Holland is a region located in the western part of the Netherlands. When we hear “Holland”, the first images that comes to mind are windmills, cheese, their national costume or klederdracht, and of course – tulips! Holland tulips have become popular all over the world due to their distinctive bulbous shape and shocking varieties of color. They are commonly grown in gardens, used as potted plants or fresh cut flowers sold in shops. Moreover, red tulips have become the symbol of passion and eroticism of young love. White tulips, on the other hand, stand for pure love while yellow ones symbolize a concern for the beloved.
While tulips are closely identified with Holland, the flowers did not originate from that province. Tulips actually came from the Ottoman Empire and only arrived in Europe in the late 1500’s, introduced by a botanist Carolus Clusius to the Leiden University in the Netherlands. Not long afterwards, the flowers became such a hit in the Netherlands that one bulb, the most famous one called Semper Augustus, sold for as much as 6,000 florins (the average annual income at that time was only 150 florins). Semper Augustus was indeed very rare; it had red and white vertical stripes which can only be produced by a virus on a healthy tulip crop.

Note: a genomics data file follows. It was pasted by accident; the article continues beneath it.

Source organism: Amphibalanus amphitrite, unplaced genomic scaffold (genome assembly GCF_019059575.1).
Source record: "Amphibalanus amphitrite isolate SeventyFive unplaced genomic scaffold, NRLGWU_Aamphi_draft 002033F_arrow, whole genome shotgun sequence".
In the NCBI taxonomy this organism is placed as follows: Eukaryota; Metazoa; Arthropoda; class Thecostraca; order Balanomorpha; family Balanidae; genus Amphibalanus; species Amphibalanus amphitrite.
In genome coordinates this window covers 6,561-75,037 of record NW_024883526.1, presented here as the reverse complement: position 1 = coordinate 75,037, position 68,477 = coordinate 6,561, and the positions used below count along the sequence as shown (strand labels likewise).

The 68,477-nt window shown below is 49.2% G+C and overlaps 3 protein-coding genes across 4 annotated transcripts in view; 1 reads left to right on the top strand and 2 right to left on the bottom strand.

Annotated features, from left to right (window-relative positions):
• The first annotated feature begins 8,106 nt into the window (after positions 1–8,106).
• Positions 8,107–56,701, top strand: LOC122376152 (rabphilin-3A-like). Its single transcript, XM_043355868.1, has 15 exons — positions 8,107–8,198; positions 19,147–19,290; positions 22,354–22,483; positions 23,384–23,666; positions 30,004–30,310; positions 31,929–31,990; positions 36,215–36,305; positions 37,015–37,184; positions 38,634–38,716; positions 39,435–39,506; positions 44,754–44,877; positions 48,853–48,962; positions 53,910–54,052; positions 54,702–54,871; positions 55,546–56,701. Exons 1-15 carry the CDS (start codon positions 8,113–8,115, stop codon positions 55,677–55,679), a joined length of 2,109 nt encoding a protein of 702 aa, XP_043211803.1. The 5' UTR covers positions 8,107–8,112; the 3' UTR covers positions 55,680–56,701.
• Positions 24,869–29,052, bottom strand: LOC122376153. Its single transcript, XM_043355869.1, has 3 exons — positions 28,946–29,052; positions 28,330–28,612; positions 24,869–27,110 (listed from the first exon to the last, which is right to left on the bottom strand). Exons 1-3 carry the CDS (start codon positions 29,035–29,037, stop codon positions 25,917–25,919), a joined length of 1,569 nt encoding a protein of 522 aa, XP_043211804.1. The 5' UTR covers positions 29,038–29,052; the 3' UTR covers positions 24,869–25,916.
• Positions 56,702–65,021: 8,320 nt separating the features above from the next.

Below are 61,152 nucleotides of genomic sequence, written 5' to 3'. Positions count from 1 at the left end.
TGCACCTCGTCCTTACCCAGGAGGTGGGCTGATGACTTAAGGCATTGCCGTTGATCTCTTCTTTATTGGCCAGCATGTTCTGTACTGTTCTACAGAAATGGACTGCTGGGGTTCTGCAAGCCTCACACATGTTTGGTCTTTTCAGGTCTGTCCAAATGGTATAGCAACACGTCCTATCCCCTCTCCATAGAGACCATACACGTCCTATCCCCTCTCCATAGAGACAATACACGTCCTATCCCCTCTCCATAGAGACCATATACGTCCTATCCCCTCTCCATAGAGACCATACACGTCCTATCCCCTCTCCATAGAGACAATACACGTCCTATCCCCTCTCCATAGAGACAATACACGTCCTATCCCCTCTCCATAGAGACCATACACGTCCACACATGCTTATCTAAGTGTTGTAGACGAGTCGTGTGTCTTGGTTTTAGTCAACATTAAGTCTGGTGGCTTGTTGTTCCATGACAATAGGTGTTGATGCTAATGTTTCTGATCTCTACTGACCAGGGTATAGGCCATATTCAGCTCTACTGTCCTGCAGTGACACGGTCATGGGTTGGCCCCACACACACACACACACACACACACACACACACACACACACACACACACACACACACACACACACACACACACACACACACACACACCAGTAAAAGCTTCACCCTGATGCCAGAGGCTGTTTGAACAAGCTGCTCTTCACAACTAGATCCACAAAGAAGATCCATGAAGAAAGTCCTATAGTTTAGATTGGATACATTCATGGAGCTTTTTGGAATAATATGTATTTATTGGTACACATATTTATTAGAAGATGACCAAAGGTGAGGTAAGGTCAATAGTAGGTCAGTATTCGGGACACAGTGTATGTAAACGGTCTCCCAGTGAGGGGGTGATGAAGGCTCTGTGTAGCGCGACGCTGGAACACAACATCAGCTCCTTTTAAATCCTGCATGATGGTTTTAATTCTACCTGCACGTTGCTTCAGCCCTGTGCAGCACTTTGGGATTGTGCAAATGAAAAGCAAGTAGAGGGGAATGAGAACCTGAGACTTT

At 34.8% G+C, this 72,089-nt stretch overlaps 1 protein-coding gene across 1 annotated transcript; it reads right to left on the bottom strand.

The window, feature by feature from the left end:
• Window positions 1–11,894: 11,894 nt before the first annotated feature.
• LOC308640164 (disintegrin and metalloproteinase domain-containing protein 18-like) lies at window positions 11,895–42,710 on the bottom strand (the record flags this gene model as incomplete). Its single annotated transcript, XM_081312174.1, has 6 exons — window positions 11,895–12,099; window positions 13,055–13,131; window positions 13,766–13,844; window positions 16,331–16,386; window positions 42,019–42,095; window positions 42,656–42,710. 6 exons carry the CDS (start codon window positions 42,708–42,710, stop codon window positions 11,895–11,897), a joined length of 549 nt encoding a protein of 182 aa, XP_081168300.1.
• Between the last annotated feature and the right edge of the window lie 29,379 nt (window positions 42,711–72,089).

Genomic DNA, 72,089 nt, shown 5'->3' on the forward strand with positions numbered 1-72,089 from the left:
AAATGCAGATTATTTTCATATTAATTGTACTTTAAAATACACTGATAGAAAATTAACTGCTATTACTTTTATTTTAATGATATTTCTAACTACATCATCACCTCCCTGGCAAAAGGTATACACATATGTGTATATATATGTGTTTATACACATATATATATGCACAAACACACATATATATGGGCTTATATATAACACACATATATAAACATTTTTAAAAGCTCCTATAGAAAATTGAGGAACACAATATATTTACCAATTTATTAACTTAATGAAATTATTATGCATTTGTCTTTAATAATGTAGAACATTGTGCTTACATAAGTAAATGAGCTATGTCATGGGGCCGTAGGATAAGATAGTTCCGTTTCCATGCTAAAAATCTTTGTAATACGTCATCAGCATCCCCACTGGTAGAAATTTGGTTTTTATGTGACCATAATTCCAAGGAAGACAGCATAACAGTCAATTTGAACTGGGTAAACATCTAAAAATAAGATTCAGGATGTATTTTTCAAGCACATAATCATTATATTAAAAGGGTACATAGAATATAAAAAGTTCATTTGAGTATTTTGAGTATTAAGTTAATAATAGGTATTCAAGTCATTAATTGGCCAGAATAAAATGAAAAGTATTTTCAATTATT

Around the time of its sale – early 17th century – the Netherlands was undergoing what historians call the “Tulip Mania” (incidentally, the phrase “tulip mania” have become a metaphor to a large economic bubble). The flowers sold for such exorbitant prices that they were even used as currency for trade. However, the market collapsed eventually, leaving the flowers worthless. Thousands of Dutch were left financially ruined in the wake of the crash, including noblemen and dignitaries. For a flower, this is indeed a very interesting history.
Tulips grow best in temperate climates, such as Holland’s. The perfect weather for them is cool springs and early summers. In the Philippines though, they can be grown annually in natural conditions. The Philippine weather is not exactly suitable for tulips, but some growers make use of greenhouses to cultivate the flowers. This way, the problem with the high temperature and sometimes extreme weather conditions can be resolved. It’s not Holland tulips, but if you want to get tulips here in the Philippines (and other flowers as well, such as roses), there are many flower shops that you can look into.
By kirkandmimi from Pixabay